Spotlight On… Writer of Big Guns, Nina Segal

Big Guns is set to run at The Yard Theatre 21 March – 8 April 2017, book tickets here: The Yard Theatre

Here’s an exclusive interview with writer of the piece, Nina Segal:

Thanks for talking to Break A Leg, tell me about the piece and your inspiration for it

Big Guns is a piece about violence – and our relationship to it from the relative safety of the West.  When I began working on the piece, I was interested in the various ways we might encounter violence and the forms that it might take – whether that’s physical violence, fictional violence, emotional or structural. Whether in the cinema, on the news or on the high street, we engage with violence more often (and more readily) that many of us might want to imagine – Big Guns is about the ways we let violence in and what the effect of that might be.

Was it easy to put it all down on paper?

I began writing the piece in January 2015 – so it’s been a two-year process developing it.  Obviously within that time, the piece has changed and evolved, as a piece of theatre and also in relation to current events – but the core images and ideas have stayed the same.  The material is quite dark, so there have been times when it has felt like a disturbing world to be in for such a length of time – but I don’t think writing is ever easy, regardless of whether the subject matter is light or dark.

Is it translating well from page to stage?

We begin performances tomorrow, so I hope so!  It’s always quite difficult to tell what people outside of the room will make of it, but Dan, the director, and I are excited to share it with an audience.  My plays are quite dense in terms of language, but the actors, Debra Baker and Jessye Romeo, are doing a brilliant job at bringing different layers and textures to it.  They’re really finding the (dark) humour within the piece, which has been a joy to discover with them.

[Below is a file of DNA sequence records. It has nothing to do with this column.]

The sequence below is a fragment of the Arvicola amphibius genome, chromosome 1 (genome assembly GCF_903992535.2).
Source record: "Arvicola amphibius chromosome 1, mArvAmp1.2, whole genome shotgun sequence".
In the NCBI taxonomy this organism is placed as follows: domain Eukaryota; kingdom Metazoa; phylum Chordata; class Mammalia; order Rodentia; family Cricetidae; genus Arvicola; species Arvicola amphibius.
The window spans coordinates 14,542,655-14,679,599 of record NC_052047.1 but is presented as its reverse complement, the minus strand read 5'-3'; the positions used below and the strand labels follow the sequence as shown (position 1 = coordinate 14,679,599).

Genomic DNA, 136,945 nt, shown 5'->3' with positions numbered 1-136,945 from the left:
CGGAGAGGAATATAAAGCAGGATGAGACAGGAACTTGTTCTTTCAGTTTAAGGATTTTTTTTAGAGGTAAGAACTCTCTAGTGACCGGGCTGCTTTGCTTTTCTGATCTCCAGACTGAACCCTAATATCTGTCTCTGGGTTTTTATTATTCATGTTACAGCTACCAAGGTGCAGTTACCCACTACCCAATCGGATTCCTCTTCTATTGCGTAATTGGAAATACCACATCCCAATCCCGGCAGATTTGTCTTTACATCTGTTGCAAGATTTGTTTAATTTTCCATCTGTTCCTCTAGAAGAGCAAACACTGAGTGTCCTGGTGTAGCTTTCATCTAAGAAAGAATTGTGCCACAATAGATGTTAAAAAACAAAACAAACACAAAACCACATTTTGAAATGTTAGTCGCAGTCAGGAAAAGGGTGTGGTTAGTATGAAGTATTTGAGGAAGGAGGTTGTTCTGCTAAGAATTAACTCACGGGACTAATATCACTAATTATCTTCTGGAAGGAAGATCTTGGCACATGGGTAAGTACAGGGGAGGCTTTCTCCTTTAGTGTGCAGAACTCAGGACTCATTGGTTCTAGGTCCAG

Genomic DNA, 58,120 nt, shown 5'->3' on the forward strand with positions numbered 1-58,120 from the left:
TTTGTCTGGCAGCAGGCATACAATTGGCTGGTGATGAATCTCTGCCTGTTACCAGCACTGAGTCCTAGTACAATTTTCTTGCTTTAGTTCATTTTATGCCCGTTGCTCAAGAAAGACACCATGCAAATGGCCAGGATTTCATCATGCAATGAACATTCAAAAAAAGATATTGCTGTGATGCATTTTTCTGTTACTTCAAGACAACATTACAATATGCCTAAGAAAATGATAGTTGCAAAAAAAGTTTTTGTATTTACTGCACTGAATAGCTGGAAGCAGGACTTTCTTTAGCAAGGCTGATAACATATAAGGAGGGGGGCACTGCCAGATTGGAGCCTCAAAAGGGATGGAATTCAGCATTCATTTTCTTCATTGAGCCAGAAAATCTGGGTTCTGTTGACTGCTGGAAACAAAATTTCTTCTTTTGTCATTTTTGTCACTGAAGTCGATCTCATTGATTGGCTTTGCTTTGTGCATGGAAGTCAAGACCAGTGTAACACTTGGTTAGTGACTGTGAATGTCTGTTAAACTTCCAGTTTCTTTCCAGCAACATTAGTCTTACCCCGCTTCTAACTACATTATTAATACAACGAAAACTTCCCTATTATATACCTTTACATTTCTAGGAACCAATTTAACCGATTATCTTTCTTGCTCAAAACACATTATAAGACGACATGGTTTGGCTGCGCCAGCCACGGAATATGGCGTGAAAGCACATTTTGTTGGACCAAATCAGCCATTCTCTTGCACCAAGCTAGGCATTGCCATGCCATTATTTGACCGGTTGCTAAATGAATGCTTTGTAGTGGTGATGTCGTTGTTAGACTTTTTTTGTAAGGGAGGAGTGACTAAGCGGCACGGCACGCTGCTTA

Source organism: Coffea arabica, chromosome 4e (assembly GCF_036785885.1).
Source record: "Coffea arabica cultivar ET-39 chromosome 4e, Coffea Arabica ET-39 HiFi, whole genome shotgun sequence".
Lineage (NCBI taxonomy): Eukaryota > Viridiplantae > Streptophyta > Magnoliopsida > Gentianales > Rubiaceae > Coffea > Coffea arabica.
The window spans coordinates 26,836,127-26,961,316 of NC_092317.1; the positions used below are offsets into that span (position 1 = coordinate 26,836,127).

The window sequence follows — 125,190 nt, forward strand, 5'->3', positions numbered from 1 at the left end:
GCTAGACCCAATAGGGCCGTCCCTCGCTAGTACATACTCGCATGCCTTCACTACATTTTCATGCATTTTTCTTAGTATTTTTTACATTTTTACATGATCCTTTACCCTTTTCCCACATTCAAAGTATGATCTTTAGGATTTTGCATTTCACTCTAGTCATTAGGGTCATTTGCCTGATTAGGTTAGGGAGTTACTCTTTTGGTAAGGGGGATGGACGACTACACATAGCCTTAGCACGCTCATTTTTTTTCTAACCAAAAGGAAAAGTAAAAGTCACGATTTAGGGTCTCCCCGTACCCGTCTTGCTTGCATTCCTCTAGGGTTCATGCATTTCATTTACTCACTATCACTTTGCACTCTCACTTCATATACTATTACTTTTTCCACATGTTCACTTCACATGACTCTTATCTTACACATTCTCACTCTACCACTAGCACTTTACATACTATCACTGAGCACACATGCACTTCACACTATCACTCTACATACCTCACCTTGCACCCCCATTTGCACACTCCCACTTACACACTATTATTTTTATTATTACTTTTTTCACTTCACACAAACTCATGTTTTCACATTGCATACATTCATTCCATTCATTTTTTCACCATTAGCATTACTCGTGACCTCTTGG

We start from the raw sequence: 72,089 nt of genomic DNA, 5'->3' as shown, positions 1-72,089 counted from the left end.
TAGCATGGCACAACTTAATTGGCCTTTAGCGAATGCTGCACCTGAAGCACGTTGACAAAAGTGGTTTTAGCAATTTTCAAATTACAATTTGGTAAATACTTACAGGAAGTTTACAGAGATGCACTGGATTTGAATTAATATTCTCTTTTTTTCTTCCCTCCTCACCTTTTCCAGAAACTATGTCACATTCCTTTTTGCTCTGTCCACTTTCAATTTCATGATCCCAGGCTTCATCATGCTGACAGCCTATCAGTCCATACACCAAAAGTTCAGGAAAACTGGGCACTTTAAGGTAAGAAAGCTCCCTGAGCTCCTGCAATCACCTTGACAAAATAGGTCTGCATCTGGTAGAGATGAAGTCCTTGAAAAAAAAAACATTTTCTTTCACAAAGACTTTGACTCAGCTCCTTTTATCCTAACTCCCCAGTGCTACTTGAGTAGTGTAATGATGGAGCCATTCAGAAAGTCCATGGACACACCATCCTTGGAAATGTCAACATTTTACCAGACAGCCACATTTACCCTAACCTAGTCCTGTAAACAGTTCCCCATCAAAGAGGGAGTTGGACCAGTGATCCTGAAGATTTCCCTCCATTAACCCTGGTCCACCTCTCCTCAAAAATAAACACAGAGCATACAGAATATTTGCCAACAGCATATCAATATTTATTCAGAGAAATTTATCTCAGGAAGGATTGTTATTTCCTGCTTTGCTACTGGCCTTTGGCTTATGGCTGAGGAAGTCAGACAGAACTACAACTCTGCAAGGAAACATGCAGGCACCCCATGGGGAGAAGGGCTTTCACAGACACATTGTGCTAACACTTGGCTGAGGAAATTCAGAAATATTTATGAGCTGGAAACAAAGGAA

How is the space lending itself to the piece?

The Yard is one of my favourite venues in London – both in terms of programming and architecturally.  Jay Miller, the artistic director, consistently programmes risk-taking and experimental work, but the theatre itself never feels inaccessible.  Without giving away too much about Rosie Elnile’s design, it’s a very bold, structural use of the space, that makes the stage feel slightly dangerous in a very helpful way.

Finally, any advice for budding writers?

Don’t be afraid of breaking the rules.  I was part of the Soho Theatre’s Writer’s Lab (which was actually where I began developing Big Guns), and that was one of the first pieces of advice they gave us – it can’t hurt to learn the rules, and then you can decide for yourself whether to follow them or not.



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